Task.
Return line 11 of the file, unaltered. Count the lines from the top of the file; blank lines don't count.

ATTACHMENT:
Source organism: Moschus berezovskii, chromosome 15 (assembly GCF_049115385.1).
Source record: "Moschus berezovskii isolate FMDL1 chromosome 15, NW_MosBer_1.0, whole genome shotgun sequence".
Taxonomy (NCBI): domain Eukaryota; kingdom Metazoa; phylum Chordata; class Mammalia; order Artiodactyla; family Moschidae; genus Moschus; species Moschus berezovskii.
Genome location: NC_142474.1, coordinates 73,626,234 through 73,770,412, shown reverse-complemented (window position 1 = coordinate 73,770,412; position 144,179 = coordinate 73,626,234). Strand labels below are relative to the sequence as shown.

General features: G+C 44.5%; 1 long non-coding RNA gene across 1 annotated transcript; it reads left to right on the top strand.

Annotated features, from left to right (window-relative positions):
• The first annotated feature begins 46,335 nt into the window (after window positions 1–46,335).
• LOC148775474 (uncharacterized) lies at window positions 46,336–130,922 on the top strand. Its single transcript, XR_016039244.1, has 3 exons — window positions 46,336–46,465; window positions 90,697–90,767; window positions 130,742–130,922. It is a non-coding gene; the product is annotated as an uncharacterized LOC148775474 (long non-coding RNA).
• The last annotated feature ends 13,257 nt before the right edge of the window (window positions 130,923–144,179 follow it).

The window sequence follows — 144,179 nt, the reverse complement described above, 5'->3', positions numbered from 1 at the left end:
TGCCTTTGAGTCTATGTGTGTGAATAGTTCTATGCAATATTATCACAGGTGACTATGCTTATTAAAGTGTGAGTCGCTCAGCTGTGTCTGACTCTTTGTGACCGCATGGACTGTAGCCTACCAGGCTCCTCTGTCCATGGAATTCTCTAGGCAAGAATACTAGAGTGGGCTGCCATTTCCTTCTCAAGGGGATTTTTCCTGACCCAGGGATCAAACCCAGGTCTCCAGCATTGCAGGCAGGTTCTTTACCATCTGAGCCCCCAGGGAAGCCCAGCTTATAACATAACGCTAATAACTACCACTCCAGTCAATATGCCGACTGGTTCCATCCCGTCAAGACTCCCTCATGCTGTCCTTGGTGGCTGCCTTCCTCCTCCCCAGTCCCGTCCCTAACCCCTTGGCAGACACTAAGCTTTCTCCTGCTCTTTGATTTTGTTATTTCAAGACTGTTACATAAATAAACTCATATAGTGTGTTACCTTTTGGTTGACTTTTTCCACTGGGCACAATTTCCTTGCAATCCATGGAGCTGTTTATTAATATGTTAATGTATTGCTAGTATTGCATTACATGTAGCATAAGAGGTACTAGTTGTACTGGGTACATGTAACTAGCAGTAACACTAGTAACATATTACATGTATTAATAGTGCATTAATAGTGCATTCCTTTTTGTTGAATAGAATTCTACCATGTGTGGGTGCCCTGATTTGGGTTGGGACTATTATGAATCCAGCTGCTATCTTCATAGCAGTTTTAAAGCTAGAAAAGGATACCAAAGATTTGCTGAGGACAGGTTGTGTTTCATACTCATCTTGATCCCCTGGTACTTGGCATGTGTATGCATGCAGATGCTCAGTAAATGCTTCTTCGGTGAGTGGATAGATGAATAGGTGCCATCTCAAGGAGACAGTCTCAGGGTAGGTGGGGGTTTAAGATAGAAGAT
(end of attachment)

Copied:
TGCCTTTGAGTCTATGTGTGTGAATAGTTCTATGCAATATTATCACAGGTGACTATGCTTATTAAAGTGTGAGTCGCTCAGCTGTGTCTGACTCTTTGTGACCGCATGGACTGTAGCCTACCAGGCTCCTCTGTCCATGGAATTCTCTAGGCAAGAATACTAGAGTGGGCTGCCATTTCCTTCTCAAGGGGATTTTTCCTGACCCAGGGATCAAACCCAGGTCTCCAGCATTGCAGGCAGGTTCTTTACCATCTGAGCCCCCAGGGAAGCCCAGCTTATAACATAACGCTAATAACTACCACTCCAGTCAATATGCCGACTGGTTCCATCCCGTCAAGACTCCCTCATGCTGTCCTTGGTGGCTGCCTTCCTCCTCCCCAGTCCCGTCCCTAACCCCTTGGCAGACACTAAGCTTTCTCCTGCTCTTTGATTTTGTTATTTCAAGACTGTTACATAAATAAACTCATATAGTGTGTTACCTTTTGGTTGACTTTTTCCACTGGGCACAATTTCCTTGCAATCCATGGAGCTGTTTATTAATATGTTAATGTATTGCTAGTATTGCATTACATGTAGCATAAGAGGTACTAGTTGTACTGGGTACATGTAACTAGCAGTAACACTAGTAACATATTACATGTATTAATAGTGCATTAATAGTGCATTCCTTTTTGTTGAATAGAATTCTACCATGTGTGGGTGCCCTGATTTGGGTTGGGACTATTATGAATCCAGCTGCTATCTTCATAGCAGTTTTAAAGCTAGAAAAGGATACCAAAGATTTGCTGAGGACAGGTTGTGTTTCATACTCATCTTGATCCCCTGGTACTTGGCATGTGTATGCATGCAGATGCTCAGTAAATGCTTCTTCGGTGAGTGGATAGATGAATAGGTGCCATCTCAAGGAGACAGTCTCAGGGTAGGTGGGGGTTTAAGATAGAAGAT